Creative Child

How to Raise a Secure Child During Times of Uncertainty

by Deborah Song

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2. Don’t overpraise. Parents often think the key to building security and confidence is overpraise, but research shows otherwise. A study by developmental psychologist Eddie Brummelman at Ohio State University showed that children with low self-esteem were more likely to choose easier drawing tasks after receiving inflated statements of admiration. The logic behind the counter-intuitive consequence is that children sometimes interpret high praise as expectation, making them afraid of failure and disappointment.

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One simple way to counteract overpraise is to focus on a child’s efforts instead, because effort, unlike innate talent, is something a child can control. Compliments like, “You’re a genius,” or “You’re so smart,” don’t make a child feel secure in the long run. When you want to applaud your child for a job well done, try saying something like, “You really worked hard and it shows. Great job!”

3. Delight in her. It’s important to celebrate accomplishments with your child. But remember, she gains self-esteem when you delight in her, not just her achievements. Delighting in your child takes on many forms. Sometimes it just takes a smile across the room.

But perhaps one of the best ways to delight in your child is by spending time with her doing activities she likes to do. Nothing says, ‘I like you,’ and ‘I find you interesting,’ like partaking in an activity your child is interested in. Sometimes the best quality time requires no words at all.

If your child loves to play basketball, withhold some of those urges to constantly coach her – and the need to constantly check your phone - and just enjoy the sport alongside her. This type of quality time will help your child feel secure about who she is more than a thousand words ever could.

4. Know when to provide support and when to provide autonomy. Imagine a child learning to climb the jungle gyms. There are many ways a parent can provide support for a child. Your instinct might be to help, but sometimes the best move is to let him be and encourage self-reliance. While other times, he may need you to hold her hand. Remember also that when a child asks for help, he’s often really asking to make a connection. How do you strike the right balance?  Sometimes it’s as simple as letting your child take the lead and following his cues. Let him tell you what he needs. Parents don’t always know best.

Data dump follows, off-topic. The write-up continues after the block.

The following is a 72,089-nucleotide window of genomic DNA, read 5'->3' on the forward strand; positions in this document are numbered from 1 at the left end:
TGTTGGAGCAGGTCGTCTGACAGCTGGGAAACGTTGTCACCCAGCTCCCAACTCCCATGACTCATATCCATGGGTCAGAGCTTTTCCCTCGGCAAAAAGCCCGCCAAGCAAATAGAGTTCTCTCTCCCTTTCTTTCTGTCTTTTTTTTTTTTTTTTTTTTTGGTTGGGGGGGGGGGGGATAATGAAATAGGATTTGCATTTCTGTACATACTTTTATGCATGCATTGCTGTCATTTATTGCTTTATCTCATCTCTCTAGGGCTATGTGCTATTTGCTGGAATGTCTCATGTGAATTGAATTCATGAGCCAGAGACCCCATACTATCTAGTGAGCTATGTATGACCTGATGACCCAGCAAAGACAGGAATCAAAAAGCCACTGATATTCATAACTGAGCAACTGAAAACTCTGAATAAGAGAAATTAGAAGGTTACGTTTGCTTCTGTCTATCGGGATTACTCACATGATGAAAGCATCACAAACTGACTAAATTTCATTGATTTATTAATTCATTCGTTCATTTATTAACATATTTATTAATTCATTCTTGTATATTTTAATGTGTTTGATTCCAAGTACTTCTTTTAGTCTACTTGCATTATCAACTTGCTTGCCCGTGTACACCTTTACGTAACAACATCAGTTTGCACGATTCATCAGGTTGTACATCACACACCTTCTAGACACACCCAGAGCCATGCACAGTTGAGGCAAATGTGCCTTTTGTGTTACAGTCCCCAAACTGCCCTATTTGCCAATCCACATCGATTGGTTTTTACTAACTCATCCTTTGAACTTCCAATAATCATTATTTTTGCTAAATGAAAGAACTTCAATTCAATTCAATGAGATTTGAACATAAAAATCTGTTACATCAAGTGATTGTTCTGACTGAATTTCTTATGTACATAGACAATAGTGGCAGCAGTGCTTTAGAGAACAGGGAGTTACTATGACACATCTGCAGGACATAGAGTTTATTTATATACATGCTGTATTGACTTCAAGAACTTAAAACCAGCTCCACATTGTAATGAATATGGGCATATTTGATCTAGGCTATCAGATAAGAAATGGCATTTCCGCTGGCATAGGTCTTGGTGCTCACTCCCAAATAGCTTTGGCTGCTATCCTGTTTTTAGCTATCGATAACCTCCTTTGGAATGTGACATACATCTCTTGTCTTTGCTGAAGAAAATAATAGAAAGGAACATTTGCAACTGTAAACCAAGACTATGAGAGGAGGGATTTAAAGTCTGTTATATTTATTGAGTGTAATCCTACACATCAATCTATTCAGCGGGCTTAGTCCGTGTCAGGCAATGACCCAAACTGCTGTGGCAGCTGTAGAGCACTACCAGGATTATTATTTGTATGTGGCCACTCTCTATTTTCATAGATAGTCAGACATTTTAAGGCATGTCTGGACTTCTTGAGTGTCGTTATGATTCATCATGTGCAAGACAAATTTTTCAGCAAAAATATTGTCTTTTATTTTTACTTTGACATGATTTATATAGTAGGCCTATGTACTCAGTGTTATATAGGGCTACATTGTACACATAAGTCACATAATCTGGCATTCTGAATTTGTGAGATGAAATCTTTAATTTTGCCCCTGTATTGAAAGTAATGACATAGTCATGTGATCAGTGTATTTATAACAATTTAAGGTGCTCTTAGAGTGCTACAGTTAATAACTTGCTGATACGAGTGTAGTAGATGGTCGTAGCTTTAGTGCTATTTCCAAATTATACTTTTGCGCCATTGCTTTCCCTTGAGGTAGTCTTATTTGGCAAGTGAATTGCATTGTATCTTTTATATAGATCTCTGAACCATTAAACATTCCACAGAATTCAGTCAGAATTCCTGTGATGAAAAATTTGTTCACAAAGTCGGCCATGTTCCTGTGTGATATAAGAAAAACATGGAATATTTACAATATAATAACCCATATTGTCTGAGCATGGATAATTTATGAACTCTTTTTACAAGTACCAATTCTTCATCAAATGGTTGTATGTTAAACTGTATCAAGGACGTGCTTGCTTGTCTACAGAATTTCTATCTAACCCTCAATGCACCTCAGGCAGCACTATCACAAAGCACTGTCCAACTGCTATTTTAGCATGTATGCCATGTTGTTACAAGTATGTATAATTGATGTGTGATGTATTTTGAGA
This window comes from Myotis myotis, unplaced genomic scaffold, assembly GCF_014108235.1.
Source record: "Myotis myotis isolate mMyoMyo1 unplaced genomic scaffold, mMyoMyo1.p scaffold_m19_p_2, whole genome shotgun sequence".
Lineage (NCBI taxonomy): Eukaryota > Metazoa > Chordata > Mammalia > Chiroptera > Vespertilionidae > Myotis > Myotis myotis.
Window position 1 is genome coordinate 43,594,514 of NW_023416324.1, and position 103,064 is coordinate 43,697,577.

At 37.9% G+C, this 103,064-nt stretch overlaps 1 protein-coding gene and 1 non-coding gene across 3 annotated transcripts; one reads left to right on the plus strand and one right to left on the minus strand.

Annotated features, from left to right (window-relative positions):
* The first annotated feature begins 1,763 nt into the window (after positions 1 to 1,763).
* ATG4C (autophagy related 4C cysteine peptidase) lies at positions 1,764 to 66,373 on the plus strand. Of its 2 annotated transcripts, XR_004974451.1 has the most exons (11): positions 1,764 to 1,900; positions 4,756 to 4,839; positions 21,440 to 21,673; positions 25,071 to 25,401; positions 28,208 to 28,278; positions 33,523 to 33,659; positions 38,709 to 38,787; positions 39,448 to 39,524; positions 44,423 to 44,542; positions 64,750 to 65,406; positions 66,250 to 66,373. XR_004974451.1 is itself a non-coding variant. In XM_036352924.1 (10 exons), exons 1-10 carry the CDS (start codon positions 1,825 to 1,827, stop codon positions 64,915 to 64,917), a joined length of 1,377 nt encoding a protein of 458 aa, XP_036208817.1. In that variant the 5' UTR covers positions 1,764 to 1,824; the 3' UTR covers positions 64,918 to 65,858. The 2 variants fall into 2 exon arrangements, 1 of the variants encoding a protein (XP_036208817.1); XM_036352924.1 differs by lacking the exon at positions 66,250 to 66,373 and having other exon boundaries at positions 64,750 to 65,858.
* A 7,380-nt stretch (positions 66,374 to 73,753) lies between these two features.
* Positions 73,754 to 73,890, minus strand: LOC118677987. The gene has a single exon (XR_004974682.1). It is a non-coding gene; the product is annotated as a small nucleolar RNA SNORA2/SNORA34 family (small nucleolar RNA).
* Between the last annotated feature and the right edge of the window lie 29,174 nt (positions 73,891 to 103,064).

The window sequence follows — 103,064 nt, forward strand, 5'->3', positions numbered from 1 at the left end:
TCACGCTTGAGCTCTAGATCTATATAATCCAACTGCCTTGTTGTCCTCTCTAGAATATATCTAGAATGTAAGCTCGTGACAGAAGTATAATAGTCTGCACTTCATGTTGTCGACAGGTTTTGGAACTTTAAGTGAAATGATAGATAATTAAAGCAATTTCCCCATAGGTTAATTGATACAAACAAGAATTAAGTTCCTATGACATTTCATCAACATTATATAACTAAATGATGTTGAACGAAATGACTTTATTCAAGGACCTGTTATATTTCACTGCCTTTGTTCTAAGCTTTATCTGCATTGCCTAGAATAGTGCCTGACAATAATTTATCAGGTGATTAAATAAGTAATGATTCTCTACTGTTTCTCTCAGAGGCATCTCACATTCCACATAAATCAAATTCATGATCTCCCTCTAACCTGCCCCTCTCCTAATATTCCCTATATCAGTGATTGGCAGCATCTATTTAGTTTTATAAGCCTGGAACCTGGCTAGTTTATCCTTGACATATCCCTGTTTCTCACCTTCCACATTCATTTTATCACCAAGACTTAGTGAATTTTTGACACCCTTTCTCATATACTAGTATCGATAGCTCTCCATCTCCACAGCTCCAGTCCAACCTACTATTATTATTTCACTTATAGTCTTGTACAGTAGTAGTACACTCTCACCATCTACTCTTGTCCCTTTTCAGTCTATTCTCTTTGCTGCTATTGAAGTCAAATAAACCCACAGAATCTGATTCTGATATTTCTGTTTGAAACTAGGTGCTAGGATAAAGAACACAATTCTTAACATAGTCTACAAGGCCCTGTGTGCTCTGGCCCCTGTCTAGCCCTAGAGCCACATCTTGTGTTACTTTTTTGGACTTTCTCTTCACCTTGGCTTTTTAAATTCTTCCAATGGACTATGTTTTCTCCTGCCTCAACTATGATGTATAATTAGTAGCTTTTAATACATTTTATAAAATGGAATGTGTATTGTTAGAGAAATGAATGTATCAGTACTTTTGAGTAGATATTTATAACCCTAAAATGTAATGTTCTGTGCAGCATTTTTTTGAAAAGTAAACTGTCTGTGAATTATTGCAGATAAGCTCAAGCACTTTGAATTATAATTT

5. Use mistakes to help your child and your relationship. Every parent gets tired, stressed out and preoccupied, which means we don’t always respond appropriately. However, making a mistake can be a chance to improve the bond with your child, as long as you’re willing to fix it. In fact, fixing a mistake can be more beneficial than avoiding mistakes altogether. You could argue that a perfect parent would not prepare a child for future relationships when they meet someone who can’t meet their every need. So how do you address mistakes?

First, acknowledge the need you neglected and apologize. If you raised your voice and sent your child to his room without fully listening to his story, go to his room, acknowledge the oversight, address the wrong, then end on a positive note like reading a story together. This will teach him that good things can follow the bad, and that even healthy relationships aren’t perfect.

Deborah Song is the founder of travelbyword.com, a cruelty-free company committed to creating travel accessories that help travelers journey with ease, efficiency and elegance. She loves to travel the globe in pursuit of good food, wider life perspectives and great adventure stories with her kids. Deborah is a Canadian-born, mompreneur and Los Angeles-based writer, who obtained her master’s in journalism from New York University. You can find her travel stories at www.blog/travelbyword.com.

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